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Defense Worker is New Student Board Member

July 1, 2005
Education

Gov. Robert L. Ehrlich Jr. has named Anne Arundel Community College Criminal Justice major Craig E. Reynolds of Glen Burnie to a one-year term as student member of AACC’s Board of Trustees effective July 1.

Reynolds, 21, a community service advocate, is hoping other students at AACC will follow his lead and make time for volunteer work in groups and organizations. Employed full time since age 18 at banks and now at the Department of the Defense, he attends college classes at night and volunteers either before his evening classes or on weekends.

"I have some ideas on helping students be more involved," he said. "I know some of them work full time - so do I, and some have children, but sometimes just an hour of their time can make a difference."

He concedes that his work, school and volunteer schedule "sometimes make it seem like a very long day." But all three activities are important to Reynolds, who plans to graduate in May 2006 with an Associate of Applied Science degree.

"I know where I want to go," he said. "I just have to get there."

His ultimate goal is a job as a special agent for the federal government. After graduating from AACC, he plans to continue his education, working toward a four-year degree in criminal justice. Then, he will undergo special agent training. Special agents have numerous career possibilities, and Reynolds thinks he would enjoy most of them.

His career focus has changed substantially since he graduated from Old Mill high school, when he envisioned working in the financial sector.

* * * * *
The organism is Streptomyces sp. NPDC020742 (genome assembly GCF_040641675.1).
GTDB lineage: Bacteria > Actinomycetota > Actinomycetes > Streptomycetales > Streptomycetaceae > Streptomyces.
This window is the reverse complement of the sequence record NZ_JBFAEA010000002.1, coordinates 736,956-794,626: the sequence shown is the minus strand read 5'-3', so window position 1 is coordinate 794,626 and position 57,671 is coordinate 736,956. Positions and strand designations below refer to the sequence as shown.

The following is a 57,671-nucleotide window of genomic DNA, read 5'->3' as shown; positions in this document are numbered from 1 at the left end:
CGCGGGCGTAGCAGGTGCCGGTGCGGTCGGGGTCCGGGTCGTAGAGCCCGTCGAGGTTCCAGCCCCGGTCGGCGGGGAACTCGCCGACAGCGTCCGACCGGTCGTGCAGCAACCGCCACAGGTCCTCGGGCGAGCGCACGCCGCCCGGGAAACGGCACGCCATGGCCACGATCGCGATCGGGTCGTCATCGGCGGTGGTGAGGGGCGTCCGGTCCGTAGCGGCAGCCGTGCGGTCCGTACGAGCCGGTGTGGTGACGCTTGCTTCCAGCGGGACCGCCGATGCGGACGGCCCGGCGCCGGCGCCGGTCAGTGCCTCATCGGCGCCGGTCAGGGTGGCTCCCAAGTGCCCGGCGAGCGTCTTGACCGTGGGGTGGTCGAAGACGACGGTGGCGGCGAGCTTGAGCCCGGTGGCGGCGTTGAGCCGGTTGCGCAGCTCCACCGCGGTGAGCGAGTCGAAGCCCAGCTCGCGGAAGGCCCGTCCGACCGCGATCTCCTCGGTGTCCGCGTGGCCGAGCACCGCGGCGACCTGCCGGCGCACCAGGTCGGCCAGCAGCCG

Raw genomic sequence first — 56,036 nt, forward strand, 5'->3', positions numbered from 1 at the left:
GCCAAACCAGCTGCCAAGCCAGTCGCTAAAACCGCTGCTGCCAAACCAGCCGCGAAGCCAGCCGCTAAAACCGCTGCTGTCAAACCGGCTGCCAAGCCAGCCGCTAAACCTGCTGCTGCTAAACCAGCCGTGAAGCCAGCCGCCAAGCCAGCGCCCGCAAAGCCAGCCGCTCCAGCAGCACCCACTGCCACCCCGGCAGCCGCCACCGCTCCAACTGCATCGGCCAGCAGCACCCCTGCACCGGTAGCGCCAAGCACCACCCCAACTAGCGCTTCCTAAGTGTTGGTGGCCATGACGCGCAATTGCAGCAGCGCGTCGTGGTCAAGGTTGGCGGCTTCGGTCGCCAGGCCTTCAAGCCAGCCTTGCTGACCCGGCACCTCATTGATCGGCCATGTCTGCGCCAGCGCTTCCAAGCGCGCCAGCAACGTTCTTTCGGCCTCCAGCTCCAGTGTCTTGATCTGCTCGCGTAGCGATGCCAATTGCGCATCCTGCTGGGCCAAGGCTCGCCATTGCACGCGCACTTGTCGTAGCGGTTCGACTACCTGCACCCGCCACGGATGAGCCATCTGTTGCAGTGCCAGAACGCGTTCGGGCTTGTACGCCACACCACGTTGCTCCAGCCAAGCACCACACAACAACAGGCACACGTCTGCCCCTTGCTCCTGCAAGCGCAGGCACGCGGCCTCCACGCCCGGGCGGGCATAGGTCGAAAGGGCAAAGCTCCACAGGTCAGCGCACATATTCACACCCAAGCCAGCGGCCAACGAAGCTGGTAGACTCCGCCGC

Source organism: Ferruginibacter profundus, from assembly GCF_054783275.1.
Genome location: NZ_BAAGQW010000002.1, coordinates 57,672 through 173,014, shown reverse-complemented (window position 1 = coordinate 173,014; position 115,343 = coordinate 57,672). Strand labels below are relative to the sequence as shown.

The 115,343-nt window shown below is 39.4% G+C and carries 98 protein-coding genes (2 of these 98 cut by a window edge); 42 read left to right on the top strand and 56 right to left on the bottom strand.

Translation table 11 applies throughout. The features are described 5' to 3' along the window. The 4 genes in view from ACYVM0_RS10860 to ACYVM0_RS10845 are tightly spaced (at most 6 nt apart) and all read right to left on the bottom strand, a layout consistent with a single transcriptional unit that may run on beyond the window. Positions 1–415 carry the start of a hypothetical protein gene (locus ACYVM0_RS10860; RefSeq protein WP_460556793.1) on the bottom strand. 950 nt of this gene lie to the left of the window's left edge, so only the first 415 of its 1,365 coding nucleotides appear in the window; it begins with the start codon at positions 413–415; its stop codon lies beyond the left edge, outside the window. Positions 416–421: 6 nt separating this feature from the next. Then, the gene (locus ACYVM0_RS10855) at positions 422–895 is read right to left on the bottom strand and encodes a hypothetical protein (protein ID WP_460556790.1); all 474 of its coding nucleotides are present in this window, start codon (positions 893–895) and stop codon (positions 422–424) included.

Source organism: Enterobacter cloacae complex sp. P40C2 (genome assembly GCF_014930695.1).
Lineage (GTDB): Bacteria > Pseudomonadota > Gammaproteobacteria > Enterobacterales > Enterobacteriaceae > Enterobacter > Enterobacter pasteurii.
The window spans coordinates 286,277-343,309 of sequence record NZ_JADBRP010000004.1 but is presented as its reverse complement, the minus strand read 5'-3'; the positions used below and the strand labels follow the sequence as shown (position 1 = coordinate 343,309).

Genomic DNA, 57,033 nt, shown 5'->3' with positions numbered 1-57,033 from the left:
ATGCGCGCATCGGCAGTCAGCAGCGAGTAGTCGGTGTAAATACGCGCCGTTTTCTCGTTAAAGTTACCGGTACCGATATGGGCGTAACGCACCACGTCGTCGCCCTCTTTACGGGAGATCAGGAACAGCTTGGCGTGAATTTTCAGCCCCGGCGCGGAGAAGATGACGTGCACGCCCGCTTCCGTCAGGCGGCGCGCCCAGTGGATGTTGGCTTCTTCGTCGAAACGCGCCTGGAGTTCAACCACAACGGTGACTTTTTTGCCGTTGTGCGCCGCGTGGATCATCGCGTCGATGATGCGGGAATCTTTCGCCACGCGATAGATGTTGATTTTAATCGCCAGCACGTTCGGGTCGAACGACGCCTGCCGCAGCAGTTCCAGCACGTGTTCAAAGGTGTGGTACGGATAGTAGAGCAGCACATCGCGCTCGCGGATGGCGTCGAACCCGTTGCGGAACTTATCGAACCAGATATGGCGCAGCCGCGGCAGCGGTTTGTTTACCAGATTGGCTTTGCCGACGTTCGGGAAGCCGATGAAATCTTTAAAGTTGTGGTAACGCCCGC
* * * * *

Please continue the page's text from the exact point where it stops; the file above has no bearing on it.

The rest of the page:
"I like money and I like financial concepts," he said, laughing.

Although the career seemed a good match, Reynolds found that he didn’t enjoy banking. He tried jobs at two different banks, working as a teller, a senior teller and dabbling in marketing.

Then, friends who worked for the Department of Defense at Fort Meade suggested he apply for a security information specialist position. Reynolds thinks his background working in positions of trust at banks probably helped him land the job. Almost immediately, he knew he had found his niche. His supervisors agreed, promoting him to his present job as a military affairs desk officer after slightly more than a year.

During this career change, Reynolds was taking AACC general education and business courses. He switched his major to criminal justice and said better marks confirm he’s made the right career move.

While at AACC, Reynolds has participated in the Maryland Student Legislature, where he served as comptroller and membership coordinator, and in the United States Student Congress, where he served as vice president. He hopes those experiences will help him be an effective board member.

As the student representative to the Board of Trustees, Reynolds is a voting member and represents the more than 53,000 students who attend credit and noncredit classes annually at AACC. For information about the AACC Board of Trustees.